The early, much-romanticized years of the ‘70s -- when Lester Bangs was starting to inspire a generation of imitators – were a time when print advertising relied on a lot more words than it usually does today, and when it was one of the few means available to promote music to reach the rock & roll audience.
Few historical Rock & Roll documents can chart the musical fashions of a period better than an advertisement.
Some of the best advertising copy was for artists who had their own mythology would always appear in the popular rock magazines in the 70's. Flip through the music magazines published today, and the album ads that still exist are almost entirely image-based, or else feature a couple of quotes from favorable reviews. Which makes sense, given both the distribution changes for music, the shift in pervading ad styles—fewer words!—and the obvious pitfalls of trying to pitch records that the reader couldn’t yet listen to. The ad writers themselves, even in the ‘70s, were aware of the strange task before them.
Rock in the 1970s
"The 1970s began as the decade of the rock superstar. Excess became the norm for bands such as the Rolling Stones, not just in terms of their private wealth and well-publicized decadence but also in terms of stage and studio effects and costs. The sheer scale of rock album sales gave musicians—and their ever-growing entourage of managers, lawyers, and accountants—the upper hand in negotiations with record companies, and for a moment it seemed that the greater the artistic self-indulgence the bigger the financial return.
By the end of the decade, though, the 25-year growth in record sales had come to a halt, and a combination of economic recession and increasing competition for young people’s leisure spending (notably from the makers of video games) brought the music industry, by this point based on rock, its first real crisis. The Anglo-American music market was consolidated into a shape that has not changed much since, while new sales opportunities beyond the established transatlantic route began to be pursued more intently.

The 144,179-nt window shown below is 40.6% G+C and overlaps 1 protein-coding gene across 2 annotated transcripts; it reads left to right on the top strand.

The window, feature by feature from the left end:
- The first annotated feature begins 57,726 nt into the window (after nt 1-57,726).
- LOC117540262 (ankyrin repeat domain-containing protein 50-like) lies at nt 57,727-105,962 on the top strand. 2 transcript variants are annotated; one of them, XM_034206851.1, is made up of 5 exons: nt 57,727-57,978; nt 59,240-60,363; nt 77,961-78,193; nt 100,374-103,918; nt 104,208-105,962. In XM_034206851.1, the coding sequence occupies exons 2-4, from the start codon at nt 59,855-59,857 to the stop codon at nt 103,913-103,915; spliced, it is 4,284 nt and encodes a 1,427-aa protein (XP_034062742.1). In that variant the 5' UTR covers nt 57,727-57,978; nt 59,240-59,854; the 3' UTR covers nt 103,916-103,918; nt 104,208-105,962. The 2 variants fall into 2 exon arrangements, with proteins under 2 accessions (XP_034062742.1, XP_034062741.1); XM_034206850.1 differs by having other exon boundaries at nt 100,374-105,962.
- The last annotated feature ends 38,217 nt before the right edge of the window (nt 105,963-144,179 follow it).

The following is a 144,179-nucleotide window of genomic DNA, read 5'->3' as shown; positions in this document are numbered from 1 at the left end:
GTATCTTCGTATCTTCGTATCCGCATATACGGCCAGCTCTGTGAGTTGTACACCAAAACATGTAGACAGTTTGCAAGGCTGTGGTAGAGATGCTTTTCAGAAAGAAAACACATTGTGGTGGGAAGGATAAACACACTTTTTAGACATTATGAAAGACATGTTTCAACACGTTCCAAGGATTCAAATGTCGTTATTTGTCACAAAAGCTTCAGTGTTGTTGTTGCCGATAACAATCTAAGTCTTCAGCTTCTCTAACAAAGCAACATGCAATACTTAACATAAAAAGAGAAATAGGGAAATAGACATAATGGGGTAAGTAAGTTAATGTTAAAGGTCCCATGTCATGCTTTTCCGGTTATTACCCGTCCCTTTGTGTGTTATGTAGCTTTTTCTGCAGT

In short, the 1970s was the decade in which a pattern of rock formats and functions was settled. The excesses of rock superstardom elicited both a return to DIY rock and roll (in the roots sounds of performers such as Bruce Springsteen and in the punk movement of British youth) and a self-consciously camp take on rock stardom itself (in the glam rock of the likes of Roxy Music, David Bowie, and Queen).
As the 70's rolled on, Rock was routinized, as both a moneymaking and a music-making practice. This had two consequences that were to become clearer in the 1980s. First, the musical tension between the mainstream and the margins, which had originally given rock and roll its cultural dynamism, was now contained within rock itself. The new mainstream was personified by Elton John, who developed a style of soul-inflected rock ballad that over the next two decades became the dominant sound of global pop music.
But the 1970s also gave rise to a clearly “alternative” rock ideology (most militantly articulated by British punk musicians), a music scene self-consciously developed on independent labels using “underground” media and committed to protecting the “essence” of rock and roll from commercial degradation. The alternative-mainstream, authentic-fake distinction crossed all rock genres and indicated how rock culture had come to be defined by its own contradictions." (Encyclopedia Britannica)
From The Guardian:
Billboard USA: when rock took over advertising's roadside monoliths
It all started with the Doors in 1967. That was the year that Jac Holtzman, head of Elektra Records (specializing in folk at the time), moved to Los Angeles when the label signed their first rock band, some newbies from Venice calling themselves the Doors. As Holtzman commuted up and down Sunset strip he wondered why the ubiquitous billboards looming over the famous thoroughfare seemed to advertise everything but rock’n’roll. So for $1,000 he decided to give it a try.
The Doors is now considered one of the most successful debut albums ever, launching the band of the same name to legendary status. But it also launched a 15-year span of rock’n’roll billboards, epic public art works documenting a critical era in rock music that began in the freewheeling 60s, shifted to the corporate era of the 70s then vanished with the coming of MTV.
The Doors billboard was a simple recreation of the album cover, an approach that became a standard for the genre. Art directors working for the labels designing the billboards were not encouraged to stray too far from the standard formula, though some campaigns in the early years defied expectations and baffled viewers, like a pair of oversized chrome pinballs with eyes painted on them. While it got the attention of motorists, not everyone made the connection to the Who’s Tommy."